Samantha Bingaman
University of Maryland, College Park

Samantha Bingaman was inspired as a child when she learned that a forested mountain she had just hiked was once a landfill, and has been working to help protect the planet ever since. As she writes, “I’m particularly interested in the global overuse of plastic and plastic’s journey from the petroleum plant to our homes to ocean garbage patches.”

She was the undergraduate representative to the UMD Sustainability Council, which advised the university president on environmental projects. She also chaired the University Sustainability Fund Review Board to review sustainability projects for funding. She spearheaded a movement to protect a campus forest, which was successful in blocking deforestation.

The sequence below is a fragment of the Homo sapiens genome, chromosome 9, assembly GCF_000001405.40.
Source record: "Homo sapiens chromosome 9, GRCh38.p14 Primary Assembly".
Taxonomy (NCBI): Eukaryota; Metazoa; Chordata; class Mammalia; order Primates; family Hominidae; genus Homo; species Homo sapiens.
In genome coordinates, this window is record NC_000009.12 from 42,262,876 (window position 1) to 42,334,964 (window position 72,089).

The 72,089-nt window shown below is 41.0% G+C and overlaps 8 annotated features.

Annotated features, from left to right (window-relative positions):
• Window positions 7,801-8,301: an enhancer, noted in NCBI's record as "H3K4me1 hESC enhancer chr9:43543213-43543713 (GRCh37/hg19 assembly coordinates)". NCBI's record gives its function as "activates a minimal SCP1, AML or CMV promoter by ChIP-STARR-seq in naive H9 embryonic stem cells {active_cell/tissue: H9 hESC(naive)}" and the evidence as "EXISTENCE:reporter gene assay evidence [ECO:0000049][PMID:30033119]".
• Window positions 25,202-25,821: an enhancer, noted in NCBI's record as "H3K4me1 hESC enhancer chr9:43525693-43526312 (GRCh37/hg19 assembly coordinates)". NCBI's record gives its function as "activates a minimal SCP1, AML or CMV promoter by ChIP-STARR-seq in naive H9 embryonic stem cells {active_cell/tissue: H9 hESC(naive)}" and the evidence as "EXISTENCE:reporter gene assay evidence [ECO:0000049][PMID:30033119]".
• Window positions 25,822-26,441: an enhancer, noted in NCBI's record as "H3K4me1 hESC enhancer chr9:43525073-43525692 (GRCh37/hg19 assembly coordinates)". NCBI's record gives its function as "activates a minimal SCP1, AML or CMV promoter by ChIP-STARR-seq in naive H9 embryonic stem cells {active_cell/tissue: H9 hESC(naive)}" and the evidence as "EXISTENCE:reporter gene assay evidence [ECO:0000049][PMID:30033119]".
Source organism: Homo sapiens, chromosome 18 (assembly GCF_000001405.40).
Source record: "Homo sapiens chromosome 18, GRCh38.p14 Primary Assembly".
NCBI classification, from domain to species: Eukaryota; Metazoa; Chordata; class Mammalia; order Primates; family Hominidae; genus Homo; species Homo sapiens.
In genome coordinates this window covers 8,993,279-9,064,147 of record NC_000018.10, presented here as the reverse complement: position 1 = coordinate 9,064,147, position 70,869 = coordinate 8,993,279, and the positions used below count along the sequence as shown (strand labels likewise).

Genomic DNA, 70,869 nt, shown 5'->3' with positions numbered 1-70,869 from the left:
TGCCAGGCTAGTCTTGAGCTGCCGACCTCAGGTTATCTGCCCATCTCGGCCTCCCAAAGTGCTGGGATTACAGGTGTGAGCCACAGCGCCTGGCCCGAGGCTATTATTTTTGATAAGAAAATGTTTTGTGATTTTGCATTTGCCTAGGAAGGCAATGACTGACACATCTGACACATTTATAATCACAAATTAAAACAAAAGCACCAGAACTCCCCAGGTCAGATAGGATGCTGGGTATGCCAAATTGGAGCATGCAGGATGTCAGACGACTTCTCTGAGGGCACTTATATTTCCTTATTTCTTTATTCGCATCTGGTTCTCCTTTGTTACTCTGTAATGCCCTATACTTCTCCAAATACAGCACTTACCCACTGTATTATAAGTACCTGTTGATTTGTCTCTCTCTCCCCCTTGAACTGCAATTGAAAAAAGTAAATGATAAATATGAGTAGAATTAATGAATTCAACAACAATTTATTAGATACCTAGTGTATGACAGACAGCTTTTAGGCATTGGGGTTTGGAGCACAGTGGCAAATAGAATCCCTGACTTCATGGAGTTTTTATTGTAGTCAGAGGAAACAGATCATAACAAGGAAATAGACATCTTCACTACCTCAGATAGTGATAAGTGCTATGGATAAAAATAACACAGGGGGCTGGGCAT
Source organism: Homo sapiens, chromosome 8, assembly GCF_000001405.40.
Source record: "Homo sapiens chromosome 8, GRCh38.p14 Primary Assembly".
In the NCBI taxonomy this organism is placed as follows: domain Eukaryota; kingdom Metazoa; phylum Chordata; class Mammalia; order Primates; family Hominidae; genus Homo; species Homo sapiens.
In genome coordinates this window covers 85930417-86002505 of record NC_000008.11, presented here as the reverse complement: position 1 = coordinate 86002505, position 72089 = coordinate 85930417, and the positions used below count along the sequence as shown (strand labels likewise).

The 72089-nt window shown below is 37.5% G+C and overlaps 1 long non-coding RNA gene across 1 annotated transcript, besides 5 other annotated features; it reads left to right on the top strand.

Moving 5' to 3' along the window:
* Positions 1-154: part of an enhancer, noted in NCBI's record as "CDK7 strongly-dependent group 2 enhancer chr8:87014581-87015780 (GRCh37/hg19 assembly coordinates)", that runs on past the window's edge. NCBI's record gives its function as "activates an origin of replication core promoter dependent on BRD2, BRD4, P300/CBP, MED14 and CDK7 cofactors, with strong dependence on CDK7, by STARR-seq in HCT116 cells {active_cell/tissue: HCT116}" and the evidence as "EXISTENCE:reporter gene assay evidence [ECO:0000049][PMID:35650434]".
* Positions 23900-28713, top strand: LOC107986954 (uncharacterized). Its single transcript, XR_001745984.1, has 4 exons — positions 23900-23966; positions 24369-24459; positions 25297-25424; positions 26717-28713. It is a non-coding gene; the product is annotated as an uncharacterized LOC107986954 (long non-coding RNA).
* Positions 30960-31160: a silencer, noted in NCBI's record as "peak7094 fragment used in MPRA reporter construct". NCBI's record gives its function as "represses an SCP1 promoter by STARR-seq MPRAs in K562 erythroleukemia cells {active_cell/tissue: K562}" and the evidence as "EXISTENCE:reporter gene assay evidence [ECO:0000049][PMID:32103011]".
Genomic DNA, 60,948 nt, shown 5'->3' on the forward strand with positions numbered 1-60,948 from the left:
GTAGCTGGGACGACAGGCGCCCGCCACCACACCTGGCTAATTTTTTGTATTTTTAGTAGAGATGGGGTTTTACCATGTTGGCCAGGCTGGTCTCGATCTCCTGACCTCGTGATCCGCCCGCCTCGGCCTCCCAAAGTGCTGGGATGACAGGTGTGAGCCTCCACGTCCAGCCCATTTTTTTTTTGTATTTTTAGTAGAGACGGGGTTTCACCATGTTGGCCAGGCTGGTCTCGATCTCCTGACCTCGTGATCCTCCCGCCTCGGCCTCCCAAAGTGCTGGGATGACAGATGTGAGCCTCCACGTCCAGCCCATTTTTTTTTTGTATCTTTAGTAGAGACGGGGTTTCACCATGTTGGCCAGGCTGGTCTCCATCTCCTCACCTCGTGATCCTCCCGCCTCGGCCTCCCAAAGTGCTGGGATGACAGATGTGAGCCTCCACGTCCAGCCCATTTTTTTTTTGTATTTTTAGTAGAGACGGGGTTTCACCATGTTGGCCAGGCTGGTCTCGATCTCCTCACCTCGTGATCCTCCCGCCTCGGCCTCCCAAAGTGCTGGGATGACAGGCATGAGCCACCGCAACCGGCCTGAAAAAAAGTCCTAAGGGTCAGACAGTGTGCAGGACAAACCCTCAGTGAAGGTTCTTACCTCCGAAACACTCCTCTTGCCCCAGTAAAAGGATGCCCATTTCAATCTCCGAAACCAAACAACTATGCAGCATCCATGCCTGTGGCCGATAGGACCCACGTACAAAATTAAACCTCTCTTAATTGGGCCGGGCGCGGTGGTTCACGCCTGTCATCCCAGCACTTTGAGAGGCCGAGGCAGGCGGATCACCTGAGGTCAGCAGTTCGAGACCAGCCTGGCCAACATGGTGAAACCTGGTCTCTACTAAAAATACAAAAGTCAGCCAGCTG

As the O∆K circle president, Samantha initiated service and community-building events, an organized the award-winning Meal Point Donation Drive to benefit hunger organizations. She competed on the Maryland Triathlon team and taught fitness classes.

She interned with the Ocean Conservancy, helped edit Maryland Sea Grant’s Chesapeake Quarterly, and founded the “Stop the Straw” campaign to reduce plastic use with the Maryland Coastal Bays Program. She plans to pursue a career in law.